I think the fact that I don’t notice a difference is a testament to the remaster doing its best to appeal to the current generation of gamers. Instead of playing on a little handheld the size of my hand, I’m playing on a dual-screen console with much larger screens and higher resolution. It is an experience that is really hard to explain. It’s like the game has upgraded itself along with my expectations as a gamer in 2017.
In a flash of irony, I have just purchased a GameBoy Micro to replace the one I had in 2007 that ended up getting stolen out of my car whilst I was in the kitchen working (whoever you are, I still hate you for that). I still haven’t invested in replacing the game though and honestly, with the 3DS remaster, I don’t think I’m going to need to. The original may have nostalgia on its side, but I don’t know if it can hold up when comparing it to the 2017 release.
I’ve got to be honest with you; I’m actually not a huge fan of Mario games. I think I grew up in the wrong time to see the appeal of them. I never had a Nintendo console as a kid because my parents couldn’t afford one, so the games were never part of my childhood. For some childish reason, I viewed the whole series as a venture for kids and kids only. I never realised that the series had grown as I had grown. But this game is living proof of that concept. Not to mention all the praise I’ve heard for Super Mario Galaxy and, more recently, Super Mario Odyssey on the Switch.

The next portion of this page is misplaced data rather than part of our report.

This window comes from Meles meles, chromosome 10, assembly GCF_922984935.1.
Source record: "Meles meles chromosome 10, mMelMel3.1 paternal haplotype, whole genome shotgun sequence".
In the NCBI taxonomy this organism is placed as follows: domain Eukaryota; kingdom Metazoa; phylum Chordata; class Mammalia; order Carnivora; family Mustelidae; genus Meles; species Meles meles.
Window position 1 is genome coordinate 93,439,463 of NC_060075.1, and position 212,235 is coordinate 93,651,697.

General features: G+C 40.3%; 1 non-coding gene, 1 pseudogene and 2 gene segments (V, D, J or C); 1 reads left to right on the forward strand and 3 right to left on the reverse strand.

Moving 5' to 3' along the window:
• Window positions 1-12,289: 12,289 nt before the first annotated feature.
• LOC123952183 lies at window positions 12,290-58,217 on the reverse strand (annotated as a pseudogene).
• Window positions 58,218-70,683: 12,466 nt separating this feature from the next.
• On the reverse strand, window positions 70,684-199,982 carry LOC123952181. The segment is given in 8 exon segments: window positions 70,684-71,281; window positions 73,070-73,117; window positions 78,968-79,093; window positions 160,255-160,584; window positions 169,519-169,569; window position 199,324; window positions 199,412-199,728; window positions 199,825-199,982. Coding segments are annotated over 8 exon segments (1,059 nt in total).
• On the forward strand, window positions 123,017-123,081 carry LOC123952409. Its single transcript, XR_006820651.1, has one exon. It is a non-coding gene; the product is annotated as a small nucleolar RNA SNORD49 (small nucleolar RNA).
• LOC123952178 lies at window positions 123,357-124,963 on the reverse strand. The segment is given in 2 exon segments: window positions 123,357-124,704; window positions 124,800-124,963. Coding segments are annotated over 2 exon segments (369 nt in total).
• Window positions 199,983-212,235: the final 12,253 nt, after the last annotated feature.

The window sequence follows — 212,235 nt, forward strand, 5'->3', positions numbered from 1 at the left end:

Mario & Luigi: Superstar Saga + Bowser’s Minions starts off easy and slowly introduces new mechanics to the game in a drip-fed manner so as to not overwhelm the player. If anything it’s a little too slow for my liking, but that could be because I am older and more experienced with RPGs or because it’s intentionally easy for younger players. Basically, you control both brothers at the same time, using different types of jumps in the overworld to make your way around. One button will make both jump at the same time, one will make them jump on top of the other to perform a higher jump, and the third combination lets you hover between platforms.
Enemies are visible on the map and can be jumped on to initiate battle and gain an advantage. However, you are not punished for getting ambushed like a lot of other RPGs that implement this system. Once you’re in battle, you control the brothers with A & B buttons. A for Mario, B for Luigi. You start off with a basic attack of jumping on the enemy’s head, and if you time a second button press right, you can gain a damage buff for the attack. The game continues to expand in combat moves throughout until you have a pretty well fleshed-out experience.